From: Dictionary of American Naval Fighting Ships
To notify of danger or risk.
(AM-158: dp. 530; 1. 184'6"; b. 33'; dr. 9'9"; s. 15 k.; cpl. 104; a. 1 3"; cl. Admirable)
Caution (AM-158) was launched 7 December 1942 by Willamette Iron and Steel Corp., Portland, Oreg.; commissioned 10 February 1944, Lieutenant Commander F. G. Crane, USNR, in command, and reported to the Pacific Fleet.
Clearing San Francisco 21 April 1944, Caution arrived at Pearl Harbor 1 May. Until 1 August, she escorted convoys from Pearl Harbor to Majuro and Eniwetok; then sailed to Saipan, arriving 25 August. Assigned to the Saipan-Tinian Patrol and Escort Group, Caution also guarded convoys to Eniwetok and back to the Marianas. On 5 April 1945, she cleared Eniwetok for Portland, Oreg., and overhaul.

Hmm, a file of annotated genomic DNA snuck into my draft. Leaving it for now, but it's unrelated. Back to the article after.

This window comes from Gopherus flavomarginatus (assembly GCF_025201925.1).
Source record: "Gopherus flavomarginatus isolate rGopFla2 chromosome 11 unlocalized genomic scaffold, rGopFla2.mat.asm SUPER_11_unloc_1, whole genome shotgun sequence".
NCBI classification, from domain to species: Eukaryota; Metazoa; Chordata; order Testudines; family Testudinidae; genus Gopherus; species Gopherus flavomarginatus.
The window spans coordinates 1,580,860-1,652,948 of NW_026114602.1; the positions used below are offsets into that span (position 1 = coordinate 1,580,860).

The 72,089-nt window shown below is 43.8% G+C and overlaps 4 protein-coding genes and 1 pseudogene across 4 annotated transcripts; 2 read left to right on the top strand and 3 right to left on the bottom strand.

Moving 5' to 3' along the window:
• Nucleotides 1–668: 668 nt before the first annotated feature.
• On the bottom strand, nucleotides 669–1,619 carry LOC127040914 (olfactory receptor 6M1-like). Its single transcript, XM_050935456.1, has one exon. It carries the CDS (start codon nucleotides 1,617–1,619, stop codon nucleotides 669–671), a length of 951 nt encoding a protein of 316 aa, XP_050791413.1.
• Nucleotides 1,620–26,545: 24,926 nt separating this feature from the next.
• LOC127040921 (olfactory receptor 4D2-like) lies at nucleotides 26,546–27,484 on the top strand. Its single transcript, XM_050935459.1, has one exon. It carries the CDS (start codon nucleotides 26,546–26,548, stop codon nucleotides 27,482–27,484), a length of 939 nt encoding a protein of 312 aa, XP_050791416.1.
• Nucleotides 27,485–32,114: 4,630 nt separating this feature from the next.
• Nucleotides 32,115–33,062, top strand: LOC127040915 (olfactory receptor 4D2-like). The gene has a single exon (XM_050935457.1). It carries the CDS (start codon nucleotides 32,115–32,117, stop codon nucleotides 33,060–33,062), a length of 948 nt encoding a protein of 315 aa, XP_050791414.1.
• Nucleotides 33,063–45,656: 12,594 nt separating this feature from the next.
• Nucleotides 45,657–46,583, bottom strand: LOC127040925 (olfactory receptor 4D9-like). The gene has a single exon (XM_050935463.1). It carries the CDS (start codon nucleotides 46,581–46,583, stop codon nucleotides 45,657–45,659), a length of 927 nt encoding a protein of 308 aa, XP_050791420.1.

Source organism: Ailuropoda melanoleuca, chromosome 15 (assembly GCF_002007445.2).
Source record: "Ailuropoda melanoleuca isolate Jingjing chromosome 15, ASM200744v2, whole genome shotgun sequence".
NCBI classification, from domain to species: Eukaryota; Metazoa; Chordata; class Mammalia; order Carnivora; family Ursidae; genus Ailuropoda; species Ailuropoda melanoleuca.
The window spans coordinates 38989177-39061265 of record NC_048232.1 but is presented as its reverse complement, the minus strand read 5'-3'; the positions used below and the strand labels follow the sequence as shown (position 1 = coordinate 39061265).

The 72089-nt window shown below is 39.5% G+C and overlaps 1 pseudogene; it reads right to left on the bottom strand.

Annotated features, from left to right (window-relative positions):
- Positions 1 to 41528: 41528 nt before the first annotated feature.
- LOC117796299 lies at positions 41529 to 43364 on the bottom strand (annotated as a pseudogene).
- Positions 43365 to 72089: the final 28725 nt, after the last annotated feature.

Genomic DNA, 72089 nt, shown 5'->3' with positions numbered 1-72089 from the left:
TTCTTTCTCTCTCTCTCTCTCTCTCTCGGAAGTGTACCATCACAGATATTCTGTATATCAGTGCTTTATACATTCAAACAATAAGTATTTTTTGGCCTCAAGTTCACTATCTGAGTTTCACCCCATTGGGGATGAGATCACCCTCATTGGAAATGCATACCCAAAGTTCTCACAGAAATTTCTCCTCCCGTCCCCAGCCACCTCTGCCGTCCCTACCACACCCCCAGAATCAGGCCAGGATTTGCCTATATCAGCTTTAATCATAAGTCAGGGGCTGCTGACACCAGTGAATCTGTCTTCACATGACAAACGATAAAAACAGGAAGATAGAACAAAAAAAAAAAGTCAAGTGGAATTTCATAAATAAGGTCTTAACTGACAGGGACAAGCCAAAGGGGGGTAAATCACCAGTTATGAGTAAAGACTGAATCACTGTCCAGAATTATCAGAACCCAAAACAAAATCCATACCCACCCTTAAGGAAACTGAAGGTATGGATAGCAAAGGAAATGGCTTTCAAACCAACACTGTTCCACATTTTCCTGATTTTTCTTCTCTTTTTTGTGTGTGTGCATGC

Caution arrived at Cold Bay, Alaska, 11 July 1945 to train a Russian crew. She was decommissioned 16 August 1945, and transferred under lend-lease to the Soviet Union, in whose custody she remains. She was reclassified MSF-158 on 7 February 1955. [Transcriber's Note: Caution served as T-598 in the Soviet Navy and was reported as having been scrapped in 1956.]